Shi is a former reporter at Dangdai Shang Bao (Contemporary Trade News), a magazine based in Changsha. Officials from the Changsha security bureau detained Shi near his home in Taiyuan, Shanxi Province, on November 24, 2004. Authorities confiscated his computer and other documents and warned his family to stay quiet about the matter.

On December 14, 2004, authorities issued a formal arrest order charging Shi with "leaking state secrets."

Defense lawyer Tong Wenzhong was never granted access to the contents of the "state secrets" that Shi was accused of leaking, said Shi Hua, the journalist's brother. Tong was told only the title of the material, and its government designation as "secret." Nevertheless, Tong entered a guilty plea on Shi's behalf on March 11.

The government-run Xinhua News Agency reported that Shi had been found guilty of posting online his notes regarding a government document read to the Dangdai Shang Bao editorial board in April 2004. Xinhua reported that prosecutors told the court that the contents were classified, and that Shi's notes had been picked up by several overseas Web sites.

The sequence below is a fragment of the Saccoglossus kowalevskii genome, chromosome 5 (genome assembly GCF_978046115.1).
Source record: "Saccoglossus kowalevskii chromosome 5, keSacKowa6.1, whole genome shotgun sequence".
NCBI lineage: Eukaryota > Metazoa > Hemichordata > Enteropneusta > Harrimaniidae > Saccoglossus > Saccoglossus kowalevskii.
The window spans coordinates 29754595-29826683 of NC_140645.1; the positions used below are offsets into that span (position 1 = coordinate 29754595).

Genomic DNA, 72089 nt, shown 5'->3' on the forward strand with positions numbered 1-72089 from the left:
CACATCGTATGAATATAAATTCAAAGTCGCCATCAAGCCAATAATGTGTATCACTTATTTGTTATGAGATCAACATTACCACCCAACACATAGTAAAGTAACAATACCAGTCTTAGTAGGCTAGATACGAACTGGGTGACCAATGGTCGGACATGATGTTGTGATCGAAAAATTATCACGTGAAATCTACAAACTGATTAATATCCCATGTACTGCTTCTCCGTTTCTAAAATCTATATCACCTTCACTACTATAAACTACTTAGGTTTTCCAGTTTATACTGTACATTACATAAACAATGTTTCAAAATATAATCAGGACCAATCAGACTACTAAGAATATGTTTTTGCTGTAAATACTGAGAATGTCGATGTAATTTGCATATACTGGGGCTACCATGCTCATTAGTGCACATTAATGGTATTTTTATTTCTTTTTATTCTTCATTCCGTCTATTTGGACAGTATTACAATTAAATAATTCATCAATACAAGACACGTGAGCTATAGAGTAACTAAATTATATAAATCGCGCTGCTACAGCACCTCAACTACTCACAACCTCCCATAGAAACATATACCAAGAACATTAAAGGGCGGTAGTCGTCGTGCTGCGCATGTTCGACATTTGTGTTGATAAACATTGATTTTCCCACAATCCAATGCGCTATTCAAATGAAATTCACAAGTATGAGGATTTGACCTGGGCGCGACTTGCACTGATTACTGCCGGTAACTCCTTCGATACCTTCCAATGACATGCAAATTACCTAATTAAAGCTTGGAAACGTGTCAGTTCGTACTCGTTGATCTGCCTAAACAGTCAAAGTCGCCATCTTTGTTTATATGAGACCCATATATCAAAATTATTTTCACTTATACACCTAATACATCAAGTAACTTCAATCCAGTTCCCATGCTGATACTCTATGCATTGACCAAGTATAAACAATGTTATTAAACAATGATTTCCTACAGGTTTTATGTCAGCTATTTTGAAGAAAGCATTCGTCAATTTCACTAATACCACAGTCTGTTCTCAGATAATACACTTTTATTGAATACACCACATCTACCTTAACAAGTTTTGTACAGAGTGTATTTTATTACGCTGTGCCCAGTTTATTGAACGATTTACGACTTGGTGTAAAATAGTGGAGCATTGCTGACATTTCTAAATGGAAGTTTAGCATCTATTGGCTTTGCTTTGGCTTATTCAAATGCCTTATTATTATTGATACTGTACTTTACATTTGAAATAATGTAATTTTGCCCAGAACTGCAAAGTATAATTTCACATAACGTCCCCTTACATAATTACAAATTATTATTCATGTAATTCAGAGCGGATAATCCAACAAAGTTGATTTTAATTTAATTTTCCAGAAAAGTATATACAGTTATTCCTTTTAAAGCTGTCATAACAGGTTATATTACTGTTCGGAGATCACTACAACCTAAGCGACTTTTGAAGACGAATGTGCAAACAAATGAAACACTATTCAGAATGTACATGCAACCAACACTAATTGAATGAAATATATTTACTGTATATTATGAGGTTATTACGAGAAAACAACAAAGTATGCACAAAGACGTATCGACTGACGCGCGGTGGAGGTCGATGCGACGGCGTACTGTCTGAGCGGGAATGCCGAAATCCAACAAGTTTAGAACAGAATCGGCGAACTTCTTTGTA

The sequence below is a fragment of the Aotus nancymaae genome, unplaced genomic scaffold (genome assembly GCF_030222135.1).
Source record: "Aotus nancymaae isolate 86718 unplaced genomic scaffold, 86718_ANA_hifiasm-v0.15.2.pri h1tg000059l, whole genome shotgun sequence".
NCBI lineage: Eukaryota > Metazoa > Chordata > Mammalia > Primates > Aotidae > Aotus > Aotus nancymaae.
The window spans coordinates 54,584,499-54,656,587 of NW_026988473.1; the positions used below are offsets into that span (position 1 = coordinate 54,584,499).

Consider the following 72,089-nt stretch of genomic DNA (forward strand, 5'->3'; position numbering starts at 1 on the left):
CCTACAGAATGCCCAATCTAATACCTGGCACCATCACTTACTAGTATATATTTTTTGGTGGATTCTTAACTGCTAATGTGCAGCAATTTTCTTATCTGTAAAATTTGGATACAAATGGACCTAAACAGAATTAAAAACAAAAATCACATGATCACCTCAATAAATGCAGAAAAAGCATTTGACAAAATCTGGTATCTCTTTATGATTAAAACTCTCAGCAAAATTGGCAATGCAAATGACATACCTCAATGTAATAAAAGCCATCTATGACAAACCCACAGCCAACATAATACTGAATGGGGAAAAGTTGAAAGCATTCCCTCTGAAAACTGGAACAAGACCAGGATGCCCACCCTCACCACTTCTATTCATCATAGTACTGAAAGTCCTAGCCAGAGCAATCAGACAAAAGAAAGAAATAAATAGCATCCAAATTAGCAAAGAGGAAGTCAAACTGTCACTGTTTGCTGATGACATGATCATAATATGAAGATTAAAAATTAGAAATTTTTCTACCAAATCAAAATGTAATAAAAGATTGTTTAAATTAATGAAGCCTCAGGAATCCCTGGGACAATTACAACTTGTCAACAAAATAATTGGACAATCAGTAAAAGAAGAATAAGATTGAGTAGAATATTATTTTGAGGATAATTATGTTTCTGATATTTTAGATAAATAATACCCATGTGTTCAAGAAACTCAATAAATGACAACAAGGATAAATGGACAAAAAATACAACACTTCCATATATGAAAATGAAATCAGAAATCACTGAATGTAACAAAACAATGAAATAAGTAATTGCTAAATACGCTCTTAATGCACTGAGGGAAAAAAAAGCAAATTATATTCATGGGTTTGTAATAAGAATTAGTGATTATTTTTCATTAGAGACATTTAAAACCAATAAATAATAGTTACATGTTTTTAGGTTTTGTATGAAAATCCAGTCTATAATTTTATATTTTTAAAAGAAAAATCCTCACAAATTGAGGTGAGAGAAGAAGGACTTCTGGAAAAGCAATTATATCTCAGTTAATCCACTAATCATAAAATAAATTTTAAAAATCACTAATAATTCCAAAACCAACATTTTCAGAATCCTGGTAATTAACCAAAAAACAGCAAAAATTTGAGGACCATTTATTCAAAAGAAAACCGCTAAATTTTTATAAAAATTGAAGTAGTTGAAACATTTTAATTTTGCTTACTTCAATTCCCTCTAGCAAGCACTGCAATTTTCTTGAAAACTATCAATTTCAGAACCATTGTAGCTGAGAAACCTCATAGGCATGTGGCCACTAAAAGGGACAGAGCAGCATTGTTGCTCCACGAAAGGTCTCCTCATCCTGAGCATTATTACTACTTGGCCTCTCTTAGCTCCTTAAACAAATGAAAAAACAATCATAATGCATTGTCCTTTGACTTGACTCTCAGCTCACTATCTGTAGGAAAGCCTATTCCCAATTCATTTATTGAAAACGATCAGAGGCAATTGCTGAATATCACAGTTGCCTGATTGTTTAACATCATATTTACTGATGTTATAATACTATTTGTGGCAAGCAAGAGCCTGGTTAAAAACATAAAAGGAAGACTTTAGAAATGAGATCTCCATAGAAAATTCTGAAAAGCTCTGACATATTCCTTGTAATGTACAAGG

Sources have told CPJ that the document was a Central Propaganda Department directive issued to editors on April 20, 2004, the contents of which are widely available in Chinese-language news Web sites based outside of China. The document's summary lists particular areas of concern to the government. It warns of the return of overseas dissidents to China to mark the 15th anniversary of the military crackdown on the Tiananmen Square pro-democracy demonstrations on June 4, 1989.

Chinese journalists are not free to report independently on the events of the spring of 1989. Coverage of this and other politically sensitive issues is circumscribed by routine directives issued by the Central Propaganda Department, which are made available only to news editors.